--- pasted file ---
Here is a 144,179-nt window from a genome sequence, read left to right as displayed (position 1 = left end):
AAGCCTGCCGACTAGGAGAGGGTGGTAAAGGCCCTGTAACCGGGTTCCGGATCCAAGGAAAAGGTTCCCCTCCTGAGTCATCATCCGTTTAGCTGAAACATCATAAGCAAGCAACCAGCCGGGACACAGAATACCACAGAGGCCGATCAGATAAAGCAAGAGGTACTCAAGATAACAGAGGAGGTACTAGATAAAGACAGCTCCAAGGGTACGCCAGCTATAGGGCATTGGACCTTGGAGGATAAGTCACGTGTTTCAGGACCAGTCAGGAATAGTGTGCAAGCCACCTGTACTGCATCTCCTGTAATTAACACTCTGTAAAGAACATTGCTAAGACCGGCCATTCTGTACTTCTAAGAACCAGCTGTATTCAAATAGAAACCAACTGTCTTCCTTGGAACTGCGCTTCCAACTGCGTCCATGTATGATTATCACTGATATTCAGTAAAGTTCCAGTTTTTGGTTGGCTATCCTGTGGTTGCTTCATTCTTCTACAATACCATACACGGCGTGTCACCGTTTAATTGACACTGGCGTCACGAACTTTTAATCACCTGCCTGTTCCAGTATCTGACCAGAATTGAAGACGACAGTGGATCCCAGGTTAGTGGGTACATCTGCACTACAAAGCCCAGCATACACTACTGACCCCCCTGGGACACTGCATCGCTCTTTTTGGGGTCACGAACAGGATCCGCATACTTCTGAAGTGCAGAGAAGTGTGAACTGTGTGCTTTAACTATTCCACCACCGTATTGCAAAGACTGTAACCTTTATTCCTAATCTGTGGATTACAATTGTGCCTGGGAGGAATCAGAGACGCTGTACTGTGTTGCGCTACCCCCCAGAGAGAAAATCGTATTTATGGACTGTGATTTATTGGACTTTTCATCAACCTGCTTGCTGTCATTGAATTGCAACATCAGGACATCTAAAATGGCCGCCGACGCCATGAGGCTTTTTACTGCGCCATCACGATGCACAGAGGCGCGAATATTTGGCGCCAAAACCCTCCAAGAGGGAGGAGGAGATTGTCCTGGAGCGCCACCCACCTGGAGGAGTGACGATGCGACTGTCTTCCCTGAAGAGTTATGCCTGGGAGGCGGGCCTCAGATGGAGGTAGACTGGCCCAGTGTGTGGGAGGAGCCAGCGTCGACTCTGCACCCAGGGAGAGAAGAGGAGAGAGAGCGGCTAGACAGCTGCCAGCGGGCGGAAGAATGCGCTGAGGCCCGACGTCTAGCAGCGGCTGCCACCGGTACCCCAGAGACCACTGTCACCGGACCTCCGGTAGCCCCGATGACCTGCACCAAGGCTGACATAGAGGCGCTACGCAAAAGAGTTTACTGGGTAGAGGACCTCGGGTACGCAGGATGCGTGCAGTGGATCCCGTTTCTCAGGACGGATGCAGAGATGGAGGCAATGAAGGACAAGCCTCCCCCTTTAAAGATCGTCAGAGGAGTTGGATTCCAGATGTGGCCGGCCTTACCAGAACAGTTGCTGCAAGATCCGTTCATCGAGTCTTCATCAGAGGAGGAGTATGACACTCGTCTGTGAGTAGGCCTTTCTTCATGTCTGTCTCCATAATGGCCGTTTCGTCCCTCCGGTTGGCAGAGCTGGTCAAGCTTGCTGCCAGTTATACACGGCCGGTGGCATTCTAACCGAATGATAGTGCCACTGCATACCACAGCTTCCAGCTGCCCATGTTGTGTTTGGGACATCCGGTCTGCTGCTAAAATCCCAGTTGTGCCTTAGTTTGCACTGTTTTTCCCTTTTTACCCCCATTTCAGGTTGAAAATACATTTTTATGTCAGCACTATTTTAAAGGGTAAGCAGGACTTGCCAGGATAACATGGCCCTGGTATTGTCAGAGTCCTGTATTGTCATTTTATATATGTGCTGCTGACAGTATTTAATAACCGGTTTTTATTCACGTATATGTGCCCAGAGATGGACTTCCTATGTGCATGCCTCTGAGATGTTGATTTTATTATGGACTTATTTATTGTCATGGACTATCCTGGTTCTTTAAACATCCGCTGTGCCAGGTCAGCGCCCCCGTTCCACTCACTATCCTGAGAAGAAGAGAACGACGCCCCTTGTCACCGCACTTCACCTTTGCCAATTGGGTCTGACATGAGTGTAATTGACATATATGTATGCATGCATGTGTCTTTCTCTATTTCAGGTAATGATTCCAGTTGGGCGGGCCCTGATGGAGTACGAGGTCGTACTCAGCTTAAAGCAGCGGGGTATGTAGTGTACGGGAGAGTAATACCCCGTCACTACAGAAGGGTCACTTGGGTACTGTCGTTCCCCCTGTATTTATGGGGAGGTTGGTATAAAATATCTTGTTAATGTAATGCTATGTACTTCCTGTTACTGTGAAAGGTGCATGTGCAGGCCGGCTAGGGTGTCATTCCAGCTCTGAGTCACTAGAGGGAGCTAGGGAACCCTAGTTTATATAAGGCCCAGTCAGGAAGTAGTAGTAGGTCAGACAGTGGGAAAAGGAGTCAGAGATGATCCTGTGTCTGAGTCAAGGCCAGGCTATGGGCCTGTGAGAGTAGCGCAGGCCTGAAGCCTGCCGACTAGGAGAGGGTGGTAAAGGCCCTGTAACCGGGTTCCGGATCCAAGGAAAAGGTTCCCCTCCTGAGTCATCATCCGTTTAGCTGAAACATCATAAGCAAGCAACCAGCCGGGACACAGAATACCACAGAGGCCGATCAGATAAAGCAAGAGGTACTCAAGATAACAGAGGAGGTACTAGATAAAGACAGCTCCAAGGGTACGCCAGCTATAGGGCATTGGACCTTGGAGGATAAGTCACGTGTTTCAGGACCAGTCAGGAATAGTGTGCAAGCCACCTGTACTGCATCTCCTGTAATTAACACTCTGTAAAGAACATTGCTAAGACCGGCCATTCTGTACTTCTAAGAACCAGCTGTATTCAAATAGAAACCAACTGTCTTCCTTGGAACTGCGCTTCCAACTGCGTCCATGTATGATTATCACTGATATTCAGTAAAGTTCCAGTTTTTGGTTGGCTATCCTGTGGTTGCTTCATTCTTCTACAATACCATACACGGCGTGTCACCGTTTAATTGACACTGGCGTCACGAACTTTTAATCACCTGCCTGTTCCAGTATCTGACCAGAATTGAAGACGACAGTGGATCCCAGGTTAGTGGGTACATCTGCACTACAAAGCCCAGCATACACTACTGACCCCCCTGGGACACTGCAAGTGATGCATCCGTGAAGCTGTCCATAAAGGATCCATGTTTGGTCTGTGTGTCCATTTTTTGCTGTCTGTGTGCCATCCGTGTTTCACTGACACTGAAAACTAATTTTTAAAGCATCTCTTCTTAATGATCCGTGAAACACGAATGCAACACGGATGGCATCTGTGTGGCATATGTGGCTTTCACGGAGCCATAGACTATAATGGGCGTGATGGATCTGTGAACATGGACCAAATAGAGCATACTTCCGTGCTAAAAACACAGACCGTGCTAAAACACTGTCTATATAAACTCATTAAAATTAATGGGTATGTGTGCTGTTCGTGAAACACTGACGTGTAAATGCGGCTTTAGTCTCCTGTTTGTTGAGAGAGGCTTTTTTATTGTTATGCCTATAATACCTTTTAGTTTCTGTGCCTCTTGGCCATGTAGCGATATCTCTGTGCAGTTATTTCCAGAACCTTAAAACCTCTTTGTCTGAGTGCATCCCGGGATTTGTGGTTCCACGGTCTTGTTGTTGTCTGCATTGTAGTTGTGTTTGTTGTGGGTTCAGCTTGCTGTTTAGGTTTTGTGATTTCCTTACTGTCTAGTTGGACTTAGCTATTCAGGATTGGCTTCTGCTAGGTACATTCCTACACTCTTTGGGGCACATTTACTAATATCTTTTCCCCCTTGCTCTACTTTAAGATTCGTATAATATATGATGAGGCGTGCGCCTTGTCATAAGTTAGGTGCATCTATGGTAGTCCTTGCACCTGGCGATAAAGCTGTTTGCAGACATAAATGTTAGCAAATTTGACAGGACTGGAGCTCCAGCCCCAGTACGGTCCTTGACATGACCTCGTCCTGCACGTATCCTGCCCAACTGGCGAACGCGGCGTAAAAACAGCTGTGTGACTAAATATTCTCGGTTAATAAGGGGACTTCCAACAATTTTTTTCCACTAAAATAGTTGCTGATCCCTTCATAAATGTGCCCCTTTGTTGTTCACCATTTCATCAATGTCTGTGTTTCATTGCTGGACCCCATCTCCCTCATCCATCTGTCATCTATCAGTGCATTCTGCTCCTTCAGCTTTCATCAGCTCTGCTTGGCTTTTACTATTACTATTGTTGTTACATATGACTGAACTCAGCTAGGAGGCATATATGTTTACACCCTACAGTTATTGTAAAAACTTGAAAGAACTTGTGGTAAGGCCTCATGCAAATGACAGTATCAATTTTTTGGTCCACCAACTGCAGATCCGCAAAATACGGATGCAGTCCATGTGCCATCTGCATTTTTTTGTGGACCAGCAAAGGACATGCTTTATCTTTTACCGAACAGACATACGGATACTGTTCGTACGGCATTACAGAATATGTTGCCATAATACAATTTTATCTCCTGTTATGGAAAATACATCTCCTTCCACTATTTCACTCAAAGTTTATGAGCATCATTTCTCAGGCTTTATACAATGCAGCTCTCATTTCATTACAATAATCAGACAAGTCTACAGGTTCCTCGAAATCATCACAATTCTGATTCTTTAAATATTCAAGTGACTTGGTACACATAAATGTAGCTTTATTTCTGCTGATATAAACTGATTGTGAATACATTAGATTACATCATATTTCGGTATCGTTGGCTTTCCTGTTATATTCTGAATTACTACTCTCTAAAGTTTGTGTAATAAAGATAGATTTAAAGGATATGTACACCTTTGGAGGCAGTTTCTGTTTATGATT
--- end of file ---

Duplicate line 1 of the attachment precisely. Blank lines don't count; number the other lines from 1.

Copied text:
Here is a 144,179-nt window from a genome sequence, read left to right as displayed (position 1 = left end):